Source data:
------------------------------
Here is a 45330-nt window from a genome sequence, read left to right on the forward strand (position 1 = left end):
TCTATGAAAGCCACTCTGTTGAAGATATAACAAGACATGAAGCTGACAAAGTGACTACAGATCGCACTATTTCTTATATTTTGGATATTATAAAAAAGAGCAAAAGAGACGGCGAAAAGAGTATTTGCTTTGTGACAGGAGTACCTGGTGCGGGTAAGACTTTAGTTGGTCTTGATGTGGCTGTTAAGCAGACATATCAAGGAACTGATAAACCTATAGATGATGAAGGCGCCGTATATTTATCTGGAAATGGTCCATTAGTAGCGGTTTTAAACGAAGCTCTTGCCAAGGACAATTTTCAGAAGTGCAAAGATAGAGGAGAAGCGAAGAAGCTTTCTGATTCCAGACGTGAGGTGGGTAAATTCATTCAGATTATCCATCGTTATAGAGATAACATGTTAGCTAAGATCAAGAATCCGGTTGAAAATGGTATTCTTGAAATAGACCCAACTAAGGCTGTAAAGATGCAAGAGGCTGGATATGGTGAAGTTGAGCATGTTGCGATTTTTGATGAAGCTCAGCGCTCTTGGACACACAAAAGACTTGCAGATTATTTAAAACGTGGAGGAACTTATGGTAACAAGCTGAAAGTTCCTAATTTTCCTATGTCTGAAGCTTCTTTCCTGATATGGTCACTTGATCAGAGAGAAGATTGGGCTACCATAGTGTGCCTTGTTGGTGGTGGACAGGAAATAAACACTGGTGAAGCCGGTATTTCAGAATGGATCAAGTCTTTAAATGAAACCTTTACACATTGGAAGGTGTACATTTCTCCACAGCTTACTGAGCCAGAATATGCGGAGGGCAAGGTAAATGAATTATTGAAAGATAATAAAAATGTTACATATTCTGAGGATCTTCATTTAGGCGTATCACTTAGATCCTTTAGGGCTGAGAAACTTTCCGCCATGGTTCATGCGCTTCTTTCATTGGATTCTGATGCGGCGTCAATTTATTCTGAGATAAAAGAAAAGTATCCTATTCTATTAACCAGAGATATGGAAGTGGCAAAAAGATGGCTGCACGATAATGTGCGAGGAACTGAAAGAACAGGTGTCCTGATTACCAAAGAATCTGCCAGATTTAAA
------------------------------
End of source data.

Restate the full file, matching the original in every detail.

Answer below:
Here is a 45330-nt window from a genome sequence, read left to right on the forward strand (position 1 = left end):
TCTATGAAAGCCACTCTGTTGAAGATATAACAAGACATGAAGCTGACAAAGTGACTACAGATCGCACTATTTCTTATATTTTGGATATTATAAAAAAGAGCAAAAGAGACGGCGAAAAGAGTATTTGCTTTGTGACAGGAGTACCTGGTGCGGGTAAGACTTTAGTTGGTCTTGATGTGGCTGTTAAGCAGACATATCAAGGAACTGATAAACCTATAGATGATGAAGGCGCCGTATATTTATCTGGAAATGGTCCATTAGTAGCGGTTTTAAACGAAGCTCTTGCCAAGGACAATTTTCAGAAGTGCAAAGATAGAGGAGAAGCGAAGAAGCTTTCTGATTCCAGACGTGAGGTGGGTAAATTCATTCAGATTATCCATCGTTATAGAGATAACATGTTAGCTAAGATCAAGAATCCGGTTGAAAATGGTATTCTTGAAATAGACCCAACTAAGGCTGTAAAGATGCAAGAGGCTGGATATGGTGAAGTTGAGCATGTTGCGATTTTTGATGAAGCTCAGCGCTCTTGGACACACAAAAGACTTGCAGATTATTTAAAACGTGGAGGAACTTATGGTAACAAGCTGAAAGTTCCTAATTTTCCTATGTCTGAAGCTTCTTTCCTGATATGGTCACTTGATCAGAGAGAAGATTGGGCTACCATAGTGTGCCTTGTTGGTGGTGGACAGGAAATAAACACTGGTGAAGCCGGTATTTCAGAATGGATCAAGTCTTTAAATGAAACCTTTACACATTGGAAGGTGTACATTTCTCCACAGCTTACTGAGCCAGAATATGCGGAGGGCAAGGTAAATGAATTATTGAAAGATAATAAAAATGTTACATATTCTGAGGATCTTCATTTAGGCGTATCACTTAGATCCTTTAGGGCTGAGAAACTTTCCGCCATGGTTCATGCGCTTCTTTCATTGGATTCTGATGCGGCGTCAATTTATTCTGAGATAAAAGAAAAGTATCCTATTCTATTAACCAGAGATATGGAAGTGGCAAAAAGATGGCTGCACGATAATGTGCGAGGAACTGAAAGAACAGGTGTCCTGATTACCAAAGAATCTGCCAGATTTAAA